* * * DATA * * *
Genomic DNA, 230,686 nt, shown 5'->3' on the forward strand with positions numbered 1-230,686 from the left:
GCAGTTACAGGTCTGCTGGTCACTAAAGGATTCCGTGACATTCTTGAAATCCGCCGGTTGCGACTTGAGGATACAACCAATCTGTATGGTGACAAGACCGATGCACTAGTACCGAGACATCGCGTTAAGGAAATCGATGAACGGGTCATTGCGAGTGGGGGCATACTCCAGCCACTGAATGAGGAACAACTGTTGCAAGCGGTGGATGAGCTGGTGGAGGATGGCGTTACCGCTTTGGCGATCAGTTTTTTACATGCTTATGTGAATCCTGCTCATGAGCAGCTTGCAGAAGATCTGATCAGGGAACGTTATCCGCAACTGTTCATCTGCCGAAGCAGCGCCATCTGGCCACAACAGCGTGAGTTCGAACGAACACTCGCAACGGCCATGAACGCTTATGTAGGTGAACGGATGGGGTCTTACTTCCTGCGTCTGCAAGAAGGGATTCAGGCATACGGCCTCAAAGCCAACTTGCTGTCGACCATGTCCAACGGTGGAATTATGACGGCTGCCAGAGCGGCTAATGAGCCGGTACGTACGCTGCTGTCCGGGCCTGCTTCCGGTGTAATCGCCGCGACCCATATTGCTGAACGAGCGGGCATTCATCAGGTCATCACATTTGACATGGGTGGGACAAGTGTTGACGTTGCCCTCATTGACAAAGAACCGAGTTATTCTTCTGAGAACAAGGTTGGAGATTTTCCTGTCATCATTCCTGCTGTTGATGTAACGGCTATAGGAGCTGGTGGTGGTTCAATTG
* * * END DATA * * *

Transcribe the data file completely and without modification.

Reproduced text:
Genomic DNA, 230,686 nt, shown 5'->3' on the forward strand with positions numbered 1-230,686 from the left:
GCAGTTACAGGTCTGCTGGTCACTAAAGGATTCCGTGACATTCTTGAAATCCGCCGGTTGCGACTTGAGGATACAACCAATCTGTATGGTGACAAGACCGATGCACTAGTACCGAGACATCGCGTTAAGGAAATCGATGAACGGGTCATTGCGAGTGGGGGCATACTCCAGCCACTGAATGAGGAACAACTGTTGCAAGCGGTGGATGAGCTGGTGGAGGATGGCGTTACCGCTTTGGCGATCAGTTTTTTACATGCTTATGTGAATCCTGCTCATGAGCAGCTTGCAGAAGATCTGATCAGGGAACGTTATCCGCAACTGTTCATCTGCCGAAGCAGCGCCATCTGGCCACAACAGCGTGAGTTCGAACGAACACTCGCAACGGCCATGAACGCTTATGTAGGTGAACGGATGGGGTCTTACTTCCTGCGTCTGCAAGAAGGGATTCAGGCATACGGCCTCAAAGCCAACTTGCTGTCGACCATGTCCAACGGTGGAATTATGACGGCTGCCAGAGCGGCTAATGAGCCGGTACGTACGCTGCTGTCCGGGCCTGCTTCCGGTGTAATCGCCGCGACCCATATTGCTGAACGAGCGGGCATTCATCAGGTCATCACATTTGACATGGGTGGGACAAGTGTTGACGTTGCCCTCATTGACAAAGAACCGAGTTATTCTTCTGAGAACAAGGTTGGAGATTTTCCTGTCATCATTCCTGCTGTTGATGTAACGGCTATAGGAGCTGGTGGTGGTTCAATTG